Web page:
1. 46
  1.  

  2. 11

    That bit about “Rust itself can’t even properly clean up its memory” is not that it leaks (it doesn’t), but that the standard library calls abort() when it fails to allocate memory.

    The reasoning behind that design was that programs literally can’t run out of memory due to Linux’s overcommit and OOM killer. Fortunately, this is changing, and there will be an option to have it panic.

    1. 4

      As I’ve mentioned on lobsters before, abort-on-OOM isn’t good enough for implementing commercial databases either. So I’m pretty stoked for panic-on-OOM to land.

      Rust would be the perfect language to build a database. And in the 3 years since I wrote those comments Rust has only gotten better. I eagerly await the day Rust supplants C++ in every domain—I love writing Rust!

      1. 5

        I think you will find C itself does not ship with alternative allocators, you must build those yourself. C programmers build these core abstractions themselves a lot of the time, but nothing in rust stops you from doing the same with a slightly different mindset. In rust it is entirely possible to write your own collections and smart pointers that use custom allocators.

        I feel if you had the resources to write a commercial database, writing an alternative String or Vec would not be a challenge for you. You just have to avoid using ‘std’ for everything, which I feel is not that hard.

        1. 5

          Yes. However in C/C++, such things have been done for decades. My concern is less about what is technically possible, and more about what is a defensible business decision.

          1. 3

            You just have to avoid using ‘std’ for everything, which I feel is not that hard.

            Not totally necessary either, because even your custom-written types which use your special allocator will be able to yield &str and &[u8], and impl iterators.

            1. 2

              Even when using custom types, other functions in std allocate, and thus could potentially abort your entire database process. Using no_std would be the best option at this time.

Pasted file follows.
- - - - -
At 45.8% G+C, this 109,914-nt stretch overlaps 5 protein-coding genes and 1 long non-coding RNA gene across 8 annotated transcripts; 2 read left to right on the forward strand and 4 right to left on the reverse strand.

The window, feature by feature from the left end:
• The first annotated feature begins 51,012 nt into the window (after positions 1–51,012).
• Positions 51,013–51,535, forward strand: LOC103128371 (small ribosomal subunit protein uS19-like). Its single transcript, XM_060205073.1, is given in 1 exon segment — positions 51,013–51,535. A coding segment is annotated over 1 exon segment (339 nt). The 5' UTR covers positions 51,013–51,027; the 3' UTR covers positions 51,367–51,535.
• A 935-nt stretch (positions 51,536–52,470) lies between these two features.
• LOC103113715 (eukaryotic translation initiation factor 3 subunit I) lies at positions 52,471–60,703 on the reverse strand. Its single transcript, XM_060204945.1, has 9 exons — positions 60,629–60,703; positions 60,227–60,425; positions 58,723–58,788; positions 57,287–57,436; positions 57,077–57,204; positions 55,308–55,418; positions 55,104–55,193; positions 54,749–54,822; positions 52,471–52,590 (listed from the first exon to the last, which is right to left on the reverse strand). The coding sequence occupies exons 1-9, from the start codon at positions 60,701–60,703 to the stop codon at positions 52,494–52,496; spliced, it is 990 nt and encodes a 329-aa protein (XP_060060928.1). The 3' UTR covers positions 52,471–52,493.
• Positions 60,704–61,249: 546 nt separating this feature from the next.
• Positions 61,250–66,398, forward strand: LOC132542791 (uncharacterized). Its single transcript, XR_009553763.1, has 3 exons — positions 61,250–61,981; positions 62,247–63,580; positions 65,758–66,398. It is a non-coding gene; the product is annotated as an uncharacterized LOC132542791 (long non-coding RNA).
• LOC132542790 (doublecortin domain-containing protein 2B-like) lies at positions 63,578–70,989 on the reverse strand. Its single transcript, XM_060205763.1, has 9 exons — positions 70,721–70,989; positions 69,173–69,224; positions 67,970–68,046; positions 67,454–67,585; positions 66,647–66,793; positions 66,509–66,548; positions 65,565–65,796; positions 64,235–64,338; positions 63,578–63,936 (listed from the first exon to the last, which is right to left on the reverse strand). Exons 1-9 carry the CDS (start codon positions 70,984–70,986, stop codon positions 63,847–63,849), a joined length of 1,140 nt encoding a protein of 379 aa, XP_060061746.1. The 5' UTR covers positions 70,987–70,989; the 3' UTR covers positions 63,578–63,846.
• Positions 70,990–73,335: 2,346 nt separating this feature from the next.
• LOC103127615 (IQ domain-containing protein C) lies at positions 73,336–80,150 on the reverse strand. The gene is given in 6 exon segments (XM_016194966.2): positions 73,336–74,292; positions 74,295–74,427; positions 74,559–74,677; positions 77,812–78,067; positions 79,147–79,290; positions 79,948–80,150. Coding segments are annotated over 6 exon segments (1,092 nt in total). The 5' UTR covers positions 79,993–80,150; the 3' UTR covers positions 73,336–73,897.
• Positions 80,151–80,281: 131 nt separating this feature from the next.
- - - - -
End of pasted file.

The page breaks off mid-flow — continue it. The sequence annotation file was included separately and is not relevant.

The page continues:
Of course there are useful databases without such levels of crash resiliency, e.g. Cassandra written in Java. But people don’t pay money to license Cassandra, do they?

              1. 2

                If you’re trying to avoid allocations at all, just don’t use libstd. Libcore has no allocator and has everything you need language wise. You can always copy non-allocating parts of libstd that you want into your code (or a supporting llibrary) directly, or copy allocating parts and modify them to handle failure.

          2. 3

            Rust would be the perfect language to build a database. And in the 3 years since I wrote those comments Rust has only gotten better. I eagerly await the day Rust supplants C++ in every domain—I love writing Rust!

            It is already. Rust already powers banking systems through TiKV by Pingcap. Just not as much in the US as rather in Asia.

            1. 2

              Indeed! Do you happen to know whether TiDB gets used as well as TiKV?

              1. 2

                Oh, sorry. My mistake. Actually, they all use TiDB, TiKV just being the storage layer.

        2. 8

          The pull request on hyper is pretty interesting to follow: https://github.com/hyperium/hyper/pull/2278

          1. 3

            But hyper depends on httparse which uses unsafe CPU-specific SIMD that people like me can’t understand from the first glance. There are a few tests but no mentions of fuzzing and no comments and explanations about the SIMD part. How safe is that?

              1. 2

                Curl has been getting more buggy since the introduction of HTTP/2. This is understandable, HTTP/2 is an order of magnitude more complex than HTTP/1.1. Hopefully, the Rust backend will allow alleviating those bugs.

                1. 2

                  I really like this approach over rewriting the entire thing in rust and changing input/output (like ripgrep, etc). Why change the interface if nothing is terribly wrong.

                  1. 7

                    ripgrep wasn’t a “RIIR” initiative. The grep interface has been changing in various other tools for a long time, starting with at least ack (written in Perl) in the mid 00s. The Silver Searcher also did it, and is written in C. There are various other grep alternatives written in C++, Python, Ruby and Go.

                    That is to say, plenty of people do take issue with grep’s interface. Or at least, find an alternative interface to work better for them in some very common usage scenarios.